Jump Start 1: What do I want?
You can read on our About page that in addition to my work at Ludopoli, I teach Graphic Design at Central Saint Martins College in London. Every year, students ask questions about what it is like in the 'real world'. I love answering these questions because they force me to reflect on current business practices and often lead to really interesting discussions about the industry.
I believe that the best thing about asking a question is that there's probably someone else in the room who'll benefit from the answer. It really is a social activity. With this in mind, we decided to set up Jump Start, where I'll share some interesting questions and, hopefully, provide some helpful answers not only for my own students, but for young designers in general. The first question seems almost too obvious:
What do I want?
It came about through a discussion with our consultant Anne Bostanci, who worried about the employers' (and employees'!) focus on qualifications and 'linear' CVs. In other words: we're so busy obtaining diplomas and degrees, jumping through hoops and 'ticking off' internships or voluntary work, that there's no time to sit still and think about who we are and what we actually want to be doing. This in a hugely important question! In The Element: How Finding Your Passion Changes Everything Ken Robinson, a recognised leader in the development of creativity, shares stories of individuals who at some point in their lives not only asked this question but changed their lives following a sometimes uncomfortable answer.
I have reason to believe, however, that most (graphic) designers are probably already following their passion. Heck, apart from less than a handful of exceptions, graphic design is neither glamorous nor particularly well-paid! That's why I want to be a little more specific and re-emphasise what I often tell my students: you are what you do. I mean this quite literally, in the sense that whatever is in your portfolio is likely to be what people will hire you for, no matter what you say during an interview.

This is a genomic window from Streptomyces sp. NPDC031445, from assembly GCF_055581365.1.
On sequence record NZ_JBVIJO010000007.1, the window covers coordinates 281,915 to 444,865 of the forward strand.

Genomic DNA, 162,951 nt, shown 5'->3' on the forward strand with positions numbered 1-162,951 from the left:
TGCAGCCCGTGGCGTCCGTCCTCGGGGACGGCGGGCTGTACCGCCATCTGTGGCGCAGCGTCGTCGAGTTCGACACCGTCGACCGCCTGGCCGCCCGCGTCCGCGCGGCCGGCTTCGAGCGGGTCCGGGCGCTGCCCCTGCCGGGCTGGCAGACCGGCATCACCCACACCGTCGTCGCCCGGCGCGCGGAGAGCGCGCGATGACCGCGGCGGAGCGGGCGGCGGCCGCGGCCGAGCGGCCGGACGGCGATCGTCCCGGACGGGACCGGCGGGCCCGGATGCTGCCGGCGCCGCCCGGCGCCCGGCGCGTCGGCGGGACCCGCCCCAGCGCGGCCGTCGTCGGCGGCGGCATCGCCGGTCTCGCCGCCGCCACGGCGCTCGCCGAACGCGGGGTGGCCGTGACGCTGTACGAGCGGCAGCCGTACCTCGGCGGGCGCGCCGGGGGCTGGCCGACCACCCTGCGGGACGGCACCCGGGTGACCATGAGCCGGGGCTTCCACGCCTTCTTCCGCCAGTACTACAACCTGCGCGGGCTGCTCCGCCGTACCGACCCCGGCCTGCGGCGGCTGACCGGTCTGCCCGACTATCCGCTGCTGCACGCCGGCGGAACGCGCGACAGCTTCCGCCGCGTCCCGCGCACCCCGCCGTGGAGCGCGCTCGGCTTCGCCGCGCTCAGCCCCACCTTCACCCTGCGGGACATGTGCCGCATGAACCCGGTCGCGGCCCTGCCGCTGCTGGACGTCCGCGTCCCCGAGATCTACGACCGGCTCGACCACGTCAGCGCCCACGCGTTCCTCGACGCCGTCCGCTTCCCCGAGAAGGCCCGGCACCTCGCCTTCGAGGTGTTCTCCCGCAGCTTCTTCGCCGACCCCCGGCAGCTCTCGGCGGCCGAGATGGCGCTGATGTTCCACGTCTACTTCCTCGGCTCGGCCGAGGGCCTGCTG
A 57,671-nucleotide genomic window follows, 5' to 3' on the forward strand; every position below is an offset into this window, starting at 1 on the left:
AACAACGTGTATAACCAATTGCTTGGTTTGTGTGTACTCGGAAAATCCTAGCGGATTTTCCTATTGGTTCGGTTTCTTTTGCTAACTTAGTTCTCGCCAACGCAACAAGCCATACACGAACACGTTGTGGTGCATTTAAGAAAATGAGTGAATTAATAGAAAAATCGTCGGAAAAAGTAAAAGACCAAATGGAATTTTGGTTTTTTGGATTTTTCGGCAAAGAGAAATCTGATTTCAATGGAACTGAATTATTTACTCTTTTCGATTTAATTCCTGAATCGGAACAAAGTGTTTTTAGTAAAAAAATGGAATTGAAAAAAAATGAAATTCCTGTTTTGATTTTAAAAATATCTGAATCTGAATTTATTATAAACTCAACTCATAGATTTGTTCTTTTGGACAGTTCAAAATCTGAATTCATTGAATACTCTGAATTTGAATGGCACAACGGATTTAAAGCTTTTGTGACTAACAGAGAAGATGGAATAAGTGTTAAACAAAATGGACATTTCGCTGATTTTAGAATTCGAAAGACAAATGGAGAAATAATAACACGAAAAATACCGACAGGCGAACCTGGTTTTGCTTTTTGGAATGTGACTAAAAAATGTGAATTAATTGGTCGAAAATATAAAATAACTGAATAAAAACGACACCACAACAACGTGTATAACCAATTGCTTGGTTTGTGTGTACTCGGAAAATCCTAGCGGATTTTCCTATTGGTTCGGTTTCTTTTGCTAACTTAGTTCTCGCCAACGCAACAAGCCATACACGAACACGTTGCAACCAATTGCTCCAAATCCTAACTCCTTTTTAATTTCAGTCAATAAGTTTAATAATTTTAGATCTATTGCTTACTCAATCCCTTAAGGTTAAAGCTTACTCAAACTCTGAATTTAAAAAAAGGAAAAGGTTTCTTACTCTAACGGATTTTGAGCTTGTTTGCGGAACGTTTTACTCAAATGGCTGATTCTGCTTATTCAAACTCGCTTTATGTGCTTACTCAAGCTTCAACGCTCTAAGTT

It may be difficult, of course, to push one's college work in a particular direction if the project criteria are very tight (at Central Saint Martins, we actually encourage students to answer briefs with a personal approach in order to bring to light individual differences and abilities). At the end of the day, however, it is your career and you should take conceptual ownership of your work – and I've never heard of a design graduate being hired based on their degree results alone! Of course there's always the (time-consuming) possibility of building an 'industry' folder in addition to your college work. Whatever you do, a portfolio full of screenprinting work will probably not land you a job as an interaction designer, unless you can demonstrate your ability convincingly in other ways.
Show the love
I'll conclude with a true story a friend (for the sake of this story, let's call him Dave) shared with me recently. It concerned a software developer (let's call him Tim), but it's equally valid for designers. When they met for the first time, Tim the developer was actually in another job, and not particularly happy. Over a beer, Dave asked Tim what he was actually interested in doing (which turned out to be learning another programming language) and suggested ways of following and sharing this passion (Dave, a programmer himself, suggested a popular social coding platform).
When Dave happened to visit Tim's profile on the coding platform a few weeks later, he realised that Tim had uploaded new content every single day, often late at night after finishing is day job. Dave continued to follow Tim's profile (without contacting him), and after three months of daily updates, he called and hired Tim on the spot. Why? Because there was absolutely no question about Tim's enthusiasm for the job.
I love this story because it encapsulates so well what I try to communicate to my students all the time: if you love what you're doing, most other things fall into place. An employer can ignore your polite emails, your lovingly designed CV, your 'safe' design work, but it's very difficult to ignore someone bubbling over with excitement when talking about their work and ideas. So find what you love, and show it!